By Paul Pannone
A slanted view of wedding industry professionals presented by ABC’s 20/20 has many members of the business rankled including the Wedding Water Cooler. What started as a positive post hoping the team at 20/20 would give a balanced view of how the credible part of the business treat their customers soon became a lynching of the industry, putting consumers on alert.
The wedding industry is in an uproar over how ABC’s 20/20 portrayed them in a segment of their show. Members of the Wedding Water Cooler group say they’ve contacted the show to get the story straight.
Responses posted during and just after the segment unanimously turned negative;
“First of all, the nonsensical videos of “wedding disasters” were ridiculous. How many brides get peed on by their dog as they walk down the aisle? But,mostly, it insulted the industry as a whole. It made us out to be a bunch of thieves and idiots, based on a few phone calls to a DJ and Chris Evans’ “expert” opinion. There was no substance to the show and there was very little fact- only conjecture and stupidity!”
Stunned members of the group and long-time veterans of the business said the show’s producers worked on ‘very old information” and a very slanted view of the business, leaving out hard -working people who are dedicated to their clients.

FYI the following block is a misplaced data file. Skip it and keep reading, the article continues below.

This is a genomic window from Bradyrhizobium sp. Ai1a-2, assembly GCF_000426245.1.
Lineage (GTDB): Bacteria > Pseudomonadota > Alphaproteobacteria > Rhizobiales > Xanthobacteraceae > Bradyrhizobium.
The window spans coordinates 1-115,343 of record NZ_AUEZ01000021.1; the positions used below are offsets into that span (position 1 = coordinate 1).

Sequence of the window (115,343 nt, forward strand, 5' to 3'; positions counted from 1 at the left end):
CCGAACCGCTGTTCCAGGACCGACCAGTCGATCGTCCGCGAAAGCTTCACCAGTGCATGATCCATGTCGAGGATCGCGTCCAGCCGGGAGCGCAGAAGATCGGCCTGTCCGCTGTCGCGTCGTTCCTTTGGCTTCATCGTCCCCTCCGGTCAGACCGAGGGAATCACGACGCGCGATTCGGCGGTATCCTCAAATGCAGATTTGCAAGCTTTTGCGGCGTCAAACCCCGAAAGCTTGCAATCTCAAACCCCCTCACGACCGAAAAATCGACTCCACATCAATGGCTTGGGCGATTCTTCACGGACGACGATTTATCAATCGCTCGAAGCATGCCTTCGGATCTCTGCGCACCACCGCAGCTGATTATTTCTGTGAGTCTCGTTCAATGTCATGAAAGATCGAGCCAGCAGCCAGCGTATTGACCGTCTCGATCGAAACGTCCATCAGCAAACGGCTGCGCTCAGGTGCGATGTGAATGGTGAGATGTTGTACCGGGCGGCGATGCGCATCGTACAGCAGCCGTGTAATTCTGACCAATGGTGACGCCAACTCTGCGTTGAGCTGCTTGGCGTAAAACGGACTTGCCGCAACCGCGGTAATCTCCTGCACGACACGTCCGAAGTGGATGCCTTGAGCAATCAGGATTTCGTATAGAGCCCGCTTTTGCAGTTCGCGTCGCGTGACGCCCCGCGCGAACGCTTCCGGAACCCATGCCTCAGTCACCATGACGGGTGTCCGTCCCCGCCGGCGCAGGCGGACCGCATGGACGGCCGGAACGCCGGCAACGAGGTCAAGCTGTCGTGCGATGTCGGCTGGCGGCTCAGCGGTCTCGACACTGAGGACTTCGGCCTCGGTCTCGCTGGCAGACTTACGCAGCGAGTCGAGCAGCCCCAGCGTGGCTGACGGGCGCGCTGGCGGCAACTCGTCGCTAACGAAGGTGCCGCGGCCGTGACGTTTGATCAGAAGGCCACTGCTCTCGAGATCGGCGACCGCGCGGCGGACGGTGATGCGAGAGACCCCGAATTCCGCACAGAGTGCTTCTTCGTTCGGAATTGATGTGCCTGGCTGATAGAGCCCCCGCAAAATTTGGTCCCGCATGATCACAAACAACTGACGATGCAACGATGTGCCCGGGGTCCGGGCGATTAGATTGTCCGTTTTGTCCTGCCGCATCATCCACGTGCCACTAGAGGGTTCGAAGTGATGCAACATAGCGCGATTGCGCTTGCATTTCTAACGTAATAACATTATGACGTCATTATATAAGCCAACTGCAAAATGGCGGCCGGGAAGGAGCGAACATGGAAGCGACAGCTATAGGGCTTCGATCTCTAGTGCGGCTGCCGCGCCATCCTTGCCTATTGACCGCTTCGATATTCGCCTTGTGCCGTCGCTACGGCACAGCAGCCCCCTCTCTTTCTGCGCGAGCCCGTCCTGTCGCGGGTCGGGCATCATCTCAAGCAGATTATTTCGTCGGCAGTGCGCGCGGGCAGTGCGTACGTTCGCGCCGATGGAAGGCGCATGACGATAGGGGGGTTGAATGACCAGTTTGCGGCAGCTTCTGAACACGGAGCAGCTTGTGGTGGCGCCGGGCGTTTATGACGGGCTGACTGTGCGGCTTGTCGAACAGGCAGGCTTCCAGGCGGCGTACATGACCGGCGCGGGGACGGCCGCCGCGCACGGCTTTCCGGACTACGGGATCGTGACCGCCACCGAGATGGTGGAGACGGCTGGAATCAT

“Well it was just tawdry, and that reflects poorly on what should be a spectacular time in someone’s life. It also underlining the old saw about not trusting your vendors, which puts the couple and their wedding products partners at odds. And lastly, I’d like to see some “confidential” reporting on “how to” shop, preferably with good wedding vendor partners. I’m specifically tired of the reality foolishness,” said one member of the group.
But not everyone bothered to watch– some people have a life and live during the weekend– but did comment on all the hoopla when they finally arrived late to the discussion:
“As mentioned, I didn’t see the show last night. However, based on all your comments, it appears that the content was off target and useless to most consumers. If that’s the case, what’s to be done about it?
I’d like to see the show personally before I pass judgment on the content. Regardless, I believe what you’re saying and also believe that someone at 20/20 should be informed that they did, in fact, miss the target and what they can do to correct this problem. Maybe they will listen — maybe they won’t. If nobody tells them what they did wrong, they’ll never know that they did anything wrong or that there is another point of view that should be explored.
I only have one solid contact in TV who can direct me/us as to how address this problem with 20/20 or any other TV program.
Based upon personal experiences, I know for a fact that producers shape a show in whatever way they wish. Right or wrong. Usually, people are so flattered to be a part of a show that they honor the producer’s every request. When we’ve done programs with the Today Show and others, the producer calls most of the shots on which merchandise is featured. If they want Vera Wang or only high end resources, you either give them what they want or they find someone else,” said one industry veteran.
Members of the group said they’ve contacted the show to get some sort of balancing statement and a possible segment that would portray honest vendors of the wedding business in a better light.
What do you think about the wedding business?
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